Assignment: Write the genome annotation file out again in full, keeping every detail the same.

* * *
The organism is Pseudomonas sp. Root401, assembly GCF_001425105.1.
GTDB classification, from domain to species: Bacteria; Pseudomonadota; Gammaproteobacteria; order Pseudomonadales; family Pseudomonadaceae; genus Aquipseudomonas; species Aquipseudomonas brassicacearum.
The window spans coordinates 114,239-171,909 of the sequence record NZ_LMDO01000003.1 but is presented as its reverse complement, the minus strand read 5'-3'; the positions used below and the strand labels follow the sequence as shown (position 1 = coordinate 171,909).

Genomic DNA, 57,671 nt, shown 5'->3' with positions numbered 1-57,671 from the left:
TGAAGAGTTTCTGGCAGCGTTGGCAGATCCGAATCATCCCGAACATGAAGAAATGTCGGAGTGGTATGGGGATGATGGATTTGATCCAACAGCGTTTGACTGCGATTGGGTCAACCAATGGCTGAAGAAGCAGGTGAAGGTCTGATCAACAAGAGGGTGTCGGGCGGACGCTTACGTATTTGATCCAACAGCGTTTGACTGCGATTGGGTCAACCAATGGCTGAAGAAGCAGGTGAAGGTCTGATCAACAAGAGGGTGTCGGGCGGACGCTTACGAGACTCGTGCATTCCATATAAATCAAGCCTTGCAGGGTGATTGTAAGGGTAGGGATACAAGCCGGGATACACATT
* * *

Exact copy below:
The organism is Pseudomonas sp. Root401, assembly GCF_001425105.1.
GTDB classification, from domain to species: Bacteria; Pseudomonadota; Gammaproteobacteria; order Pseudomonadales; family Pseudomonadaceae; genus Aquipseudomonas; species Aquipseudomonas brassicacearum.
The window spans coordinates 114,239-171,909 of the sequence record NZ_LMDO01000003.1 but is presented as its reverse complement, the minus strand read 5'-3'; the positions used below and the strand labels follow the sequence as shown (position 1 = coordinate 171,909).

Genomic DNA, 57,671 nt, shown 5'->3' with positions numbered 1-57,671 from the left:
TGAAGAGTTTCTGGCAGCGTTGGCAGATCCGAATCATCCCGAACATGAAGAAATGTCGGAGTGGTATGGGGATGATGGATTTGATCCAACAGCGTTTGACTGCGATTGGGTCAACCAATGGCTGAAGAAGCAGGTGAAGGTCTGATCAACAAGAGGGTGTCGGGCGGACGCTTACGTATTTGATCCAACAGCGTTTGACTGCGATTGGGTCAACCAATGGCTGAAGAAGCAGGTGAAGGTCTGATCAACAAGAGGGTGTCGGGCGGACGCTTACGAGACTCGTGCATTCCATATAAATCAAGCCTTGCAGGGTGATTGTAAGGGTAGGGATACAAGCCGGGATACACATT